The theoretical advantages of helicopter money at the ZLB is well known. It guarantees to translate to NGDP – if the money is spent on goods or services and receipts are respent with sufficient velocity then it is much more direct than other forms of monetary policy such as QE with less complex and potentially negative side effects. Indeed it is better considered as a form of fiscal policy. Moreover so it exposes the artificial categorisation of the single monetary-fiscal policy spectrum. Policy options are better considered in a multiple dimensional framework.
1. What are the expectations regarding the backing/reversal of the money creation?
2. What is the marginal propensity to spend of the first receivers of the money?
3. What proportion of the money spent will be on consumption, investment or asset purchase?
4. If the money created is spent on asset purchase by the state or central bank what will be the effect of this on the time profile of future balance sheets of the state or state owned enterprises (including the Central Bank)?
5. What proportion will be spent in the domestic currency and if not what effect will the spending have on the current account (imports exports).
This is a five dimensional spread of monetary effects not one dimensional and spending by central bank or state is second order and can any combination of effects on the above depending on the historically contingent legal framework and institutional design. What this framework shows is how narrow concepts like ‘ricardian equivalence’ are, as this for example imagines holding 2-5 constant and varying only one, in which case and only in which case Woodford’s argument that QE has the same effect as helicopter money applies. Clearly helicopter money could have much greater impact as it gives greater control on the first use of the money created, for example it could be used to finance infrastructure investment/improved education which could permanently shift the economy onto a higher growth path. Consider a central bank that buys corporate bonds in a company that builds a railway, is this monetary policy or fiscal policy?
It is the potential power of helicopter money however that creates fear that it will be inflationary – unless there is a cast iron guarantee that it will be reversed. Of course some expectation of non reversal is required for any policy to bite, but the policy maker cannot be prescient and the purpose of a shift in policy is to shift expectations.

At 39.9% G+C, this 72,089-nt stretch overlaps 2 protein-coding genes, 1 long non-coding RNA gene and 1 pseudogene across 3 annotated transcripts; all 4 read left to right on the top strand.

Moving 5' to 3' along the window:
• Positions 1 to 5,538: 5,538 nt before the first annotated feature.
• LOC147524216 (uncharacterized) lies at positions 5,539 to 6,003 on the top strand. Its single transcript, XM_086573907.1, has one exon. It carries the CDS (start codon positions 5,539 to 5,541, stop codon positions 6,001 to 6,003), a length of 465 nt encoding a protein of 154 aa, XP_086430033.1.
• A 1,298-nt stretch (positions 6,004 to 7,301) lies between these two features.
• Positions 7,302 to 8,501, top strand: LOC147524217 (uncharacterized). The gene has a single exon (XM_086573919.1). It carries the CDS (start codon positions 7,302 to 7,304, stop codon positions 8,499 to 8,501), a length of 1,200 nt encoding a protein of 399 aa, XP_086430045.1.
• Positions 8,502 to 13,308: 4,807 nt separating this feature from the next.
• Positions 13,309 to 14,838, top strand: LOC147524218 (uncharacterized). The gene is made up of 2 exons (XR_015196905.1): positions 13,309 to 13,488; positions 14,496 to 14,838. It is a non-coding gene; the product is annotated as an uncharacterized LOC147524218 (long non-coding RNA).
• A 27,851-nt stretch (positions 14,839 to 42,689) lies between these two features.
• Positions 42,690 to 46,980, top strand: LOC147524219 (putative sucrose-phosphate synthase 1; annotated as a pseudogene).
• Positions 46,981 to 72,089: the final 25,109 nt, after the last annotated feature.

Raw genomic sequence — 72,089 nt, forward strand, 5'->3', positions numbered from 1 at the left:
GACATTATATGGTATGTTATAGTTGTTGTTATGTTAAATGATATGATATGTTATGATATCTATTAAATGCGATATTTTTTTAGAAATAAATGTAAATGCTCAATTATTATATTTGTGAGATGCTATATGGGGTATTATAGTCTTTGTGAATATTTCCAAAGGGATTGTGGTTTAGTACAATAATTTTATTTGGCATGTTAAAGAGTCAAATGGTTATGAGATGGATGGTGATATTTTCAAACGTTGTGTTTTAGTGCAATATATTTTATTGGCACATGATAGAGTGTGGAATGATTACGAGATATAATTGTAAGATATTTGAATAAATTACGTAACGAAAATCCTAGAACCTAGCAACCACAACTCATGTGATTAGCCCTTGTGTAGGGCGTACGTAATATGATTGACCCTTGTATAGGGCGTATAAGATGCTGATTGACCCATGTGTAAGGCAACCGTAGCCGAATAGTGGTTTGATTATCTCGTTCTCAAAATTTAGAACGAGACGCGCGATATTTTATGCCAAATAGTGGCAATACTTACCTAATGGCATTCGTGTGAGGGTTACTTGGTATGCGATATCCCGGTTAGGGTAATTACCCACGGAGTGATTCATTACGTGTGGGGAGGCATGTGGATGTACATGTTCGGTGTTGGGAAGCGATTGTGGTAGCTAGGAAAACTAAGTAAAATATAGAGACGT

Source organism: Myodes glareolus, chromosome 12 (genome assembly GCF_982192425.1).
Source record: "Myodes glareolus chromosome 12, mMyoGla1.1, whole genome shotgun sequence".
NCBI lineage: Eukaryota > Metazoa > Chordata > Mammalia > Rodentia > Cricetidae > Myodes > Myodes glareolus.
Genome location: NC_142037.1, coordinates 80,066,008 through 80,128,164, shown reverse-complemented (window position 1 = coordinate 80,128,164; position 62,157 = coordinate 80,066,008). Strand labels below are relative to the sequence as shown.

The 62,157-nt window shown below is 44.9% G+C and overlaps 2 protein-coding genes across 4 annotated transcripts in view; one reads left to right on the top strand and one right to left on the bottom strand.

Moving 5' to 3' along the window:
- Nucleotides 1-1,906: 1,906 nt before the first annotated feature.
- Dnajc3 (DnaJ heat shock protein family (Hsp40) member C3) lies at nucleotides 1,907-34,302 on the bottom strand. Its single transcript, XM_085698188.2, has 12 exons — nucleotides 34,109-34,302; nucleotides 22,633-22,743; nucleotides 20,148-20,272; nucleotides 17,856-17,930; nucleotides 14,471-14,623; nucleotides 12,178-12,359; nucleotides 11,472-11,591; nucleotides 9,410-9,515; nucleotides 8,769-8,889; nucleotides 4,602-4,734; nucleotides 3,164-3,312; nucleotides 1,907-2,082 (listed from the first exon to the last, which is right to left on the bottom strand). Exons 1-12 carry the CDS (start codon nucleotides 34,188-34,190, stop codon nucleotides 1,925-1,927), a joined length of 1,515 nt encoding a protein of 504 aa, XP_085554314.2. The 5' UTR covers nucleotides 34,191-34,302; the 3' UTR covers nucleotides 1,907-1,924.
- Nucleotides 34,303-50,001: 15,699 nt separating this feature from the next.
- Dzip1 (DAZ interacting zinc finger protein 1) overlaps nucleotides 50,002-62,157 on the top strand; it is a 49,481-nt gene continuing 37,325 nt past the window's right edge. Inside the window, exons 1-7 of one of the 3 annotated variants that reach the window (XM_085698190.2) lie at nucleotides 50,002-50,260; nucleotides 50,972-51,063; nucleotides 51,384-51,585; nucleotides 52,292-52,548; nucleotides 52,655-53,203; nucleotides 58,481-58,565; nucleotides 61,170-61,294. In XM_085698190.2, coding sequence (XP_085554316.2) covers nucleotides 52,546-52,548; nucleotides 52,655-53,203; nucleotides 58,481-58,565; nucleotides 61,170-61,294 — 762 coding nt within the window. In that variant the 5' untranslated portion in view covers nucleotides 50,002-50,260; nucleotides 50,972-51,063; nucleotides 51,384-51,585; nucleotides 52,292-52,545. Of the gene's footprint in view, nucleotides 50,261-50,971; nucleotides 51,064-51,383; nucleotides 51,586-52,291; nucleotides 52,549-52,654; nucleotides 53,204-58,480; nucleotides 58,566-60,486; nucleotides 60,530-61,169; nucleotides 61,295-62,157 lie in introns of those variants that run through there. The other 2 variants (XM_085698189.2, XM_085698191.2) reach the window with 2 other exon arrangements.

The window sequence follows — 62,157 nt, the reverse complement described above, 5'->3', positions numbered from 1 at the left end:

Simon Wren Lewis considers the issue of whether any state would keep its part of the deal in net destroying units of account to purposively negate any net creation of units of account through helicopter money, for example to counter inflation.
If the government cooperates, this is no problem. The government just ‘recapitalises’ the central bank, by either raising taxes or selling more of its own debt. Economists call this ‘fiscal backing’ for the central bank. In either case, the government is taking money out of the system on the central bank’s behalf. So the nightmare that makes helicopter money taboo is that the government refuses to do this.
The lack of a guarantee, or independent Central Bank control over this is part of the institutional monetary regime and can be changed.
I see three mains ways that this could be done.
1. The state holds its account at the central bank. A law could be passed so that if the Central Bank wishes to cancel helicopter money then state deposits at the central bank are redeemed at less than par until the helicopter money is reversed, at a rate and par of the independent central bank’s choosing.
2. Money can be stamped with a central bank set redemption rate at banks, the Central Bank would be given powers to alter this redemption rate including through setting down time based depreciation (very Gesell flavoured solution).
3. Money would be created with a central bank stamp and the the Central Bank would be given powers to determine that at a point it sets it could only be redeemed to pay taxes and could not be recirculated. Net tax repayment over government spending being net destruction of the unit of account.
None of these are impossible and the first would be trivial, it could be offset by fiscal policy pulling opposite to the actions of the Central Bank but unless aligned any policy re money is ineffective anyway.